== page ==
Onlooker at the River
All the little kiddies were playing around the brook. Lovely day for it with the weather hot and calm after colder days. It would storm soon thought the old timer as he looked up at the grey skies a few miles off. He watched the kids splishing and a splashing from his vantage point on a seat shaped rock in the shade. Seat shaped after years of him sitting here watching, every year….waiting. Another year, another anniversary.
He took out a worn wallet and an even more thumbworn photo from inside the cracked pockets. ‘Today’, he smiled at her. ‘Today’s the day, I can feel it.’
The children screamed with joy as they dunked, and swam. throwing handfuls of water over each other. Calling each others names as they dove off the bank into the cool liquid.
They were having a great time.
He sat and watched them, sucking on an old pipe, only stopping to refill her now and then. Spitting out specks of baccy nto an already stained patch near his feet from the years before.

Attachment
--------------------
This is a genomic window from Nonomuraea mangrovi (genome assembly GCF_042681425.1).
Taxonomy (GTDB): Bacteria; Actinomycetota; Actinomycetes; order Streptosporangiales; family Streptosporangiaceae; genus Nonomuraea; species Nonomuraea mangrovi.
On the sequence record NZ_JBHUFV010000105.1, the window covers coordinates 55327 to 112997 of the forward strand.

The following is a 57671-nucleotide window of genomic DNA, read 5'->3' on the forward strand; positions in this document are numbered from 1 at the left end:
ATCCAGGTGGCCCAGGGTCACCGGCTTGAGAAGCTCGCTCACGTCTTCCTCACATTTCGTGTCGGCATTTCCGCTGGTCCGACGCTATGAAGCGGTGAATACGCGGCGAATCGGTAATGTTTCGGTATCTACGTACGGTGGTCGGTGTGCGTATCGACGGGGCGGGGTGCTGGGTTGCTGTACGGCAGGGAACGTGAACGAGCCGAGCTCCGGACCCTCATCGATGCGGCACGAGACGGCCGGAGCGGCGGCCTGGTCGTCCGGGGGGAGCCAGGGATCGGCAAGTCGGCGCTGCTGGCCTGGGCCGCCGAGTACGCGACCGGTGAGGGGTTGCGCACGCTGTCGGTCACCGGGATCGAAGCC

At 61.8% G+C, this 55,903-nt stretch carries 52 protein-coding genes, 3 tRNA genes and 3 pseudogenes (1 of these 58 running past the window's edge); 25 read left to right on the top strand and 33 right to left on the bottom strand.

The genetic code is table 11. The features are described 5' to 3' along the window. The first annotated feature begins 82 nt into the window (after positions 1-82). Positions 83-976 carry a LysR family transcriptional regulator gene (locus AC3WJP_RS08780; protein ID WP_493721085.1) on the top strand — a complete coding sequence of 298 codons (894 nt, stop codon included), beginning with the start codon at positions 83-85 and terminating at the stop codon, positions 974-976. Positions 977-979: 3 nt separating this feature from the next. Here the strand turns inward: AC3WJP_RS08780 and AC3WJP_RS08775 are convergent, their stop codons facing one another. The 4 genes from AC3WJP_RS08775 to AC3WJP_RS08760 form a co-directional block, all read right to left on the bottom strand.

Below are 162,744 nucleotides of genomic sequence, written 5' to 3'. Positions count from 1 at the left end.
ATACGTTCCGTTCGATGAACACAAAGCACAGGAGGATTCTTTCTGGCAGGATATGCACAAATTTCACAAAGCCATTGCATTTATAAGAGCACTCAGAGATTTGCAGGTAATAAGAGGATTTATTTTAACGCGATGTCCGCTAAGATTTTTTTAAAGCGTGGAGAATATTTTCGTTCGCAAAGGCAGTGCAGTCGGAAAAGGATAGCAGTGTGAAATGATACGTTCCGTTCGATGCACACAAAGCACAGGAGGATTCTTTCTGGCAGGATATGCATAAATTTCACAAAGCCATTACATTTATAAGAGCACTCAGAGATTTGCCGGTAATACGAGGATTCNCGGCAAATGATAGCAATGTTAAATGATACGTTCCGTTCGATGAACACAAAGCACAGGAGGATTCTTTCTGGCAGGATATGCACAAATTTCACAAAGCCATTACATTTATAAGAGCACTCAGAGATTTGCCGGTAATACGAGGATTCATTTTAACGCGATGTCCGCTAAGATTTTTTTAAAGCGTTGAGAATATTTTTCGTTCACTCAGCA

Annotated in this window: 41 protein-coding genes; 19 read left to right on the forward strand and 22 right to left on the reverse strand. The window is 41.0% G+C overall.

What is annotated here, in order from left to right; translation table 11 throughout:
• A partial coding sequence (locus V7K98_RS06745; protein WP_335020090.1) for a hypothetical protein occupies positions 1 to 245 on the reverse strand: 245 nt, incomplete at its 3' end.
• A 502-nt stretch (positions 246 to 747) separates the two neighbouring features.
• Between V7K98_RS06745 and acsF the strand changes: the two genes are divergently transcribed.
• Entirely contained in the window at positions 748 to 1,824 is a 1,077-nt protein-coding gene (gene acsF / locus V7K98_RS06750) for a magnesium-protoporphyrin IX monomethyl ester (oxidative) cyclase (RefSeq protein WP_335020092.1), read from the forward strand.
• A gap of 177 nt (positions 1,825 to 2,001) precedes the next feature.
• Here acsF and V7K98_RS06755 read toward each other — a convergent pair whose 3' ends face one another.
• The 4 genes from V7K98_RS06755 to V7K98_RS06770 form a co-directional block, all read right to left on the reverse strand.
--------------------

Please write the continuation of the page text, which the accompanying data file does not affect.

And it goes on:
A little boy ran up to him and tugged on his sleeve. ‘Mister? You comin’ in?’
The old man laughed hoarsely, coughing for a while. He grinned toothless at the boy. ‘Nah. I used to, a long long time ago, but I am too old for that now.’
The boy stood looking up at him for a moment, then charged back to his friends, forgetting about the old guy within a couple of seconds.
The man leaned back against the rock again and refilled the pipe careful not to let it go out. He held the photograph up again and remembered splishing and splashing in that river himself. With her. He wondered what she would have been doing now. What he would have been doing now if not waiting here to see the event.
As the sun lowered, he carefully put the photo away and pocketed the wallet. Leaning forward on the rock he watched the water carefully.
A little girl, further out than the rest, saw him and waved. He stayed there, not moving.
The girl disappeared suddenly and a wave of water whooshed towards the bank, far off on the other side.
‘Well, there she goes’. He muttered and not moving, sat watching the far bank until the children ran up to him…. ‘Mister? Have you seen our friend?’
‘She gone now’, he stated quietly. ‘That old croc took her. He gets one every year. That old croc’
Later the people came and asked what he had seen. He just repeated what he had told the children.
Are you sure? they all asked. ‘I done seen it clearly’, he replied again and again.
After the riverbank was cleared of people he slowly stood up and knocked out his pipe. He cupped it and placed it carefully in the top pocket of his shirt. Looking one last time at the other bank, he turned and walked towards home. ‘Next year, Sis’ he muttered…’See you next again year’